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The EU's Cartoonish Rage against the Jews By: Aaron Hanscom
FrontPageMagazine.com | Saturday, July 29, 2006

The infamous Muhammad cartoons--whose publication so inflamed the Muslim world--were initially commissioned by the Danish newspaper Jyllands Postem for the purpose of focusing attention on a climate of fear in Europe that is characterized by the practice of self-censorship as a way to appease sensitive Muslims. Contrary to the claims of Muslim protestors, they were not examples of a European tendency to vilify Islam. The regular appearance of anti-Semitic cartoons in several European newspapers is shining light on the Continent’s true prejudice: a deep hatred of Jews and Israel.

Earlier this month, the Norwegian newspaper Dagbladet published a cartoon which depicted Israeli Prime Minister Ehud Olmert as a Nazi. Political cartoonist Finn Graff apparently saw fit to compare Olmert to SS Major Amon Goeth. Goeth, who ran the Plaszow death camp in Poland and was hanged in 1946, shoots at random Jews from the balcony of his villa in a scene in Steven Spielberg’s Schindler’s List. In Graff’s cartoon, a shirtless Olmert smiles on a balcony while gripping a rifle. The message that the Jewish state is the new Nazi state couldn’t be clearer. But the truth is that radical Islam, not the democratic Israel, is what really scares Graff. He explained in an interview that he does not draw pictures mocking Muhammad because of his fear for Muslims and “out of respect.” Apparently it’s because he doesn’t fear Jews that Graff finds it acceptable to treat them with such venom.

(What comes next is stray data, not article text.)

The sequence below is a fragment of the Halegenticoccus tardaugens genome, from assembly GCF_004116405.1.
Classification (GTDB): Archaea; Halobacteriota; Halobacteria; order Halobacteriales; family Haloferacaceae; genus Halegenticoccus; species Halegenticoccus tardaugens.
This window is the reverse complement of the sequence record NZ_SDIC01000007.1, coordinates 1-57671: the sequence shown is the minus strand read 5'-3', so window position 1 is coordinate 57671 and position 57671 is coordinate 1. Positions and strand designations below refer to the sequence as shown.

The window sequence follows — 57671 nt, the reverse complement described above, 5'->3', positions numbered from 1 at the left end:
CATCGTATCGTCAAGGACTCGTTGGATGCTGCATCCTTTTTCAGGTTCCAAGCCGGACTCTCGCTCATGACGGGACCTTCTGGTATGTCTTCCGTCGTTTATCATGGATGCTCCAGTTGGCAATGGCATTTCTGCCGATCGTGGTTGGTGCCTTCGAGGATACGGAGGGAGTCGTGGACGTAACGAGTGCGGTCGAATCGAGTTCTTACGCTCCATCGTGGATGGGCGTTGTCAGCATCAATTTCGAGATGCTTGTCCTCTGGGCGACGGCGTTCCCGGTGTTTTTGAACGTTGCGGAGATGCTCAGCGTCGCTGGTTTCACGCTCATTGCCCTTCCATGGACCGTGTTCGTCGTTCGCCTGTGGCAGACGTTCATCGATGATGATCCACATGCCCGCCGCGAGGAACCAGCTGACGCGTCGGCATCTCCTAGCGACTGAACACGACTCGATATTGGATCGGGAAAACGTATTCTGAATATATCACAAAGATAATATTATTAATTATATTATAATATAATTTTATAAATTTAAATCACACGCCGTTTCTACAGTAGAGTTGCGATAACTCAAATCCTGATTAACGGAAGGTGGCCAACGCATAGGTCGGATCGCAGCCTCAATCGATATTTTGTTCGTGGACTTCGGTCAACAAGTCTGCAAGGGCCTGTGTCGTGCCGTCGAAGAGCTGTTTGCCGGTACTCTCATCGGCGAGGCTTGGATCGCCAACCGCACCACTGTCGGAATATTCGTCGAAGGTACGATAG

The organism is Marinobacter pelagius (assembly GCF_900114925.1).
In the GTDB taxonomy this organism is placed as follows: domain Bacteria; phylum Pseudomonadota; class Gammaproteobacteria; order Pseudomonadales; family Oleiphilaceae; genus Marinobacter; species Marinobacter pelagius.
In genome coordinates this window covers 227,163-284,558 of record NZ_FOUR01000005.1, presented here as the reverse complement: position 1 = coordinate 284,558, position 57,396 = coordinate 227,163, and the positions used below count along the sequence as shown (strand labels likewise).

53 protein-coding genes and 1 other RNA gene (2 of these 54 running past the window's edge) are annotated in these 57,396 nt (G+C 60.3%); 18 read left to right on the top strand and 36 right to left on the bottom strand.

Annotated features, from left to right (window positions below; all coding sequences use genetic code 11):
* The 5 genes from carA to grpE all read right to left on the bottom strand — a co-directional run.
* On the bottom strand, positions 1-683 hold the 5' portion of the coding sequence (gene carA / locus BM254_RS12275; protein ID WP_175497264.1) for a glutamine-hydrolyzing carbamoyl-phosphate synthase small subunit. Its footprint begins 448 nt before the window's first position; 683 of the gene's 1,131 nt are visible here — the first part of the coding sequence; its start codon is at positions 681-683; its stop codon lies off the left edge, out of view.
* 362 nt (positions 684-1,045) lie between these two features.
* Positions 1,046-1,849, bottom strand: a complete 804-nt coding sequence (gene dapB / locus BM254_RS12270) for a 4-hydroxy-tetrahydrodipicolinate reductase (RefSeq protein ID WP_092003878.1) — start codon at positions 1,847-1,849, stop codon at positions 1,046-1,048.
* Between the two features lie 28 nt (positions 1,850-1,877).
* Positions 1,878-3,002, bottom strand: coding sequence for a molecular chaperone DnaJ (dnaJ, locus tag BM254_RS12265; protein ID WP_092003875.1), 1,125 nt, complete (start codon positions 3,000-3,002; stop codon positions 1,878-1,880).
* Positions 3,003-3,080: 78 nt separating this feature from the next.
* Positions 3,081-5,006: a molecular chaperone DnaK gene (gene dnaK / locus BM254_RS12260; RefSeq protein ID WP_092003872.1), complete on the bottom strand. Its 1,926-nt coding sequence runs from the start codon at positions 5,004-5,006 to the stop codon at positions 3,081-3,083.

Political cartoonists aren’t the only people in Norway who fear radical Muslims. At about the same time that the Oslo newspaper published the cartoon, a Jewish man wearing a kippah was assaulted on the streets of Oslo by a group of Arabs. In response, the Mosaic Community in Oslo advised Jews not to speak Hebrew in public and to leave Jewish emblems at home. The fact that the Mosaic Community has been receiving threats and hate messages recently is further evidence that anti-Semitism is on the rise in Norway. Norway’s politicians can’t be counted on to condemn the disturbing rise in attacks against Jews because so many of them share in the hatred. Socialist Finance Minister Kristen Halvorsen bragged earlier this year that she never buys Israeli products and supported boycotting Israel.


Jews are also feeling increasingly uncomfortable in Spain, another European country whose newspapers have recently featured anti-Semitic cartoons on their pages. Appearing this month in El Periódico, a popular Barcelona newspaper, was a cartoon condemning Israel’s assault on Hezbollah in Lebanon. The caption by cartoonist Ferreres reveals the popular Jew-as-Nazi analogy: Hitler: "We had the right to defend ourselves, too." Mussolini: "Until they decided to take it away from us."